These characters typically weren't born immortal, but they didn't let that stop them. They find or create an object, magical or scientific, that will grant them that which they seek.

This trope happens whenever a character is immortal through the agency of a physical object. How the object works can be very varied. It may be PoweredByAForsakenChild, thus invoking ImmortalityImmorality, or it could be powered by harmless TechnoBabble.

The extent to which it works and what kind of {{immortality}} it bestows also varies. It might only work on a single character, or it could work on anyone in the vicinity. It may also have negative side effects, especially if it's a prototype or created by a MadScientist. Said object will often be an AmuletOfDependency: they will typically lose that immortality if the object is destroyed or sometimes just if they lose contact with the object, often resulting in NoImmortalInertia.

In some cases, characters may try to merge with this item in order to gain its effects permanently. This may work, or it might backfire horribly, depending on the story and what the object is.

There are typically three forms this trope can take: the object simply existing grants them immortality, the object must be used in some way periodically to keep them immortal, or the object must be worn or carried in order to make them immortal.

Likely to be a MacGuffin or PlotCoupon. If the Immortality Inducer can be mass-produced, it may lead to a SocietyOfImmortals.

Supertrope to SoulJar and HeartDrive. Subtrope of {{Immortality}}.

Contrast ArtifactOfDeath.


[[folder:Anime and Manga]]
* ''Manga/{{Bleach}}'': the Hogyoku was originally created to eliminate the barrier between shinigami and hollow. Later, it is revealed to grant the heart's truest desires; assuming the Hogyoku is exposed to twice captain level reiatsu, and that one has the inherent potential to fulfill their wish. And then...? [[spoiler: Aizen merged with it and was somehow granted immortality. So... either he was immortal to begin with, or had the potential to become...?]]
* In OnePiece, some devil fruits give their user immunity to some lethal attacks. To gain such immortality, a person has to eat a devilfruit.
** Logias are immune to everything except their natural weaknesses, devilfruit weaknesses or haki users.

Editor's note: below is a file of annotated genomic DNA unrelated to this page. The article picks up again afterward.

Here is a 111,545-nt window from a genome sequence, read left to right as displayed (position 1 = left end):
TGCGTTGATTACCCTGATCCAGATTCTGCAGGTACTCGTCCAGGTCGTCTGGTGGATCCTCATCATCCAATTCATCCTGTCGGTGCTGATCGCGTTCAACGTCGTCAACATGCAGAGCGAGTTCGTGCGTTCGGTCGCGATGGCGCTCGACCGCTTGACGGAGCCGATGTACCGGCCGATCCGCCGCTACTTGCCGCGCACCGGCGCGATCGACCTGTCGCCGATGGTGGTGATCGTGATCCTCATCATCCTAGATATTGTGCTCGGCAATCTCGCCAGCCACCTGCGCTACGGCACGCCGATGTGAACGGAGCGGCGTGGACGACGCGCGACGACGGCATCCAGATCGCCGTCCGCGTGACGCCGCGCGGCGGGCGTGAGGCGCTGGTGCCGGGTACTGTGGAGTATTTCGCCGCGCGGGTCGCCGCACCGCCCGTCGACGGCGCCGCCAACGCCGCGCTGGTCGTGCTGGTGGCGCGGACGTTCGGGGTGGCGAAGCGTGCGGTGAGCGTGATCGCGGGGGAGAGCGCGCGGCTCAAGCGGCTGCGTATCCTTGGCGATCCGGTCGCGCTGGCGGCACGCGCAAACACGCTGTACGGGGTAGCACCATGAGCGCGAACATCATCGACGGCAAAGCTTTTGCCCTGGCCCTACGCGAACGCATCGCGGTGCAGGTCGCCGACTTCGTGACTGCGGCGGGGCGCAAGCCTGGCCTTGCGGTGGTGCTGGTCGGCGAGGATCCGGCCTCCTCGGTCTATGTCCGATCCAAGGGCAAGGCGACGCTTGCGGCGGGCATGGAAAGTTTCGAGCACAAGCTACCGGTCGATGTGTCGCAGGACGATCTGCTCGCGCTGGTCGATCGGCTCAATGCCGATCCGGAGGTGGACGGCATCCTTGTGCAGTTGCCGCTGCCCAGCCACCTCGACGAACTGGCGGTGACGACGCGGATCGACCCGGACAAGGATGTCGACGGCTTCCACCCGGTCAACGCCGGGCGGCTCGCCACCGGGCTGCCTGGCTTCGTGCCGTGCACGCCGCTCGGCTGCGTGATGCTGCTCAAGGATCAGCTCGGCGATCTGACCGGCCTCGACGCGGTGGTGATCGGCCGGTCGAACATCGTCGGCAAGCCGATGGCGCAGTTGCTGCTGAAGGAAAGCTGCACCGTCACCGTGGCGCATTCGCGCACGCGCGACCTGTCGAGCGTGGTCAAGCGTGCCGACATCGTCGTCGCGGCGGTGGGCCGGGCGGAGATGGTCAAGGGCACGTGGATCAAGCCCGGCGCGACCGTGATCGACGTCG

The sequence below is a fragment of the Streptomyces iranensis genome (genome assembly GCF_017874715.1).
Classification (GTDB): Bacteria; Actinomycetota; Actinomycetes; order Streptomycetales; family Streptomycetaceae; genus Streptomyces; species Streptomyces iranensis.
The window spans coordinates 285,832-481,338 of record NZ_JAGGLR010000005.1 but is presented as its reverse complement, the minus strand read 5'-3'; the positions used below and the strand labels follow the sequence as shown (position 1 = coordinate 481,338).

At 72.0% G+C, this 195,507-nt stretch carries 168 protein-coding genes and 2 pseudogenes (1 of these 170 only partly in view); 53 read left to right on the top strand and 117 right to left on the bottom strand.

** Buggy is immune to slashes. Even Mihawk, the 'greatest swordsman in the world', couldn't kill Buggy with his sword.
** Brook's power is the closest to immortality of any of the fruits. After dying, his ghost was able to reanimate his skeleton body. With a lack of organs, most attacks cannot kill Brook, though he can still suffer pain and be defeated in battle. Brook can also turn into a ghost by escaping his body.
* The Grand Panacea from ''LightNovel/{{Baccano}}'' has this effect; anyone who drinks it ceases aging and [[GoodThingYouCanHeal almost immediately]] recovers from any injury (seriously, if they're burned the ash turns right back into flesh). The only way to "kill" an immortal is for another to [[IdentityAbsorption absorb]] them (which gives them their memories in the process). There's also lesser versions of it that grant invulnerability and the weakness to being absorbed but not immunity to aging.
** According to the novels, Baccano immortals are actually immune to fire and acid, not just able to recover from it. Szilard's research has shown that their individual cells are completely indestructible and anything that involved breaking down things on a cellular level such as burning (or acid), won't actually do anything to them. The damage that fire/acid does to the outer portion of their cells is so small it regenerates instantly resulting in immortals that don't give off smoke while on fire since their cells don't even have time to turn into ash, and fires that will burn literally forever as long as they have enough heat/oxygen to keep the reaction going since the immortal's body provides unlimited fuel. That's not to say it doesn't hurt them, since their nerves can still sense the heat and register it as pain.
* In ''ZombiePowder'', various "powder hunters" search for the Rings of the Dead, which when brought together produce a substance called Zombie Powder that can be used to either raise the dead or grant immortality to the living.
* Rin and Mimi in ''{{Mnemosyne}}'' became immortal when "time spores" entered their bodies. They can sustain severe injuries and regenerate themselves fully, as is shown with the often [[{{Gorn}} gruesome stuff]] that is inflicted on Rin. There is one character in the show who actually eats time spores, preferably old ones, so Rin and Mimi still have to watch their step.
* The Philosopher's Stones in ''Manga/FullmetalAlchemist''. Every character laying claim to immortality possesses at least one, allowing them to regenerate from injuries (including fatal ones); however, this expends their Philosopher's Stones, meaning that a [[{{Badass}} sufficiently]] [[{{Determinator}} tenacious]] opponent can still kill them. It's also possible to destroy their Philosopher's Stones directly through alchemy, or even rip them out [[spoiler:as Envy [[DrivenToSuicide does to himself]] [[TalkingTheMonsterToDeath after he's called on his hypocrisy]].]] Exactly how many "lives" a Philosopher's Stone grants is dependent on [[spoiler:how many human souls are contained within it]].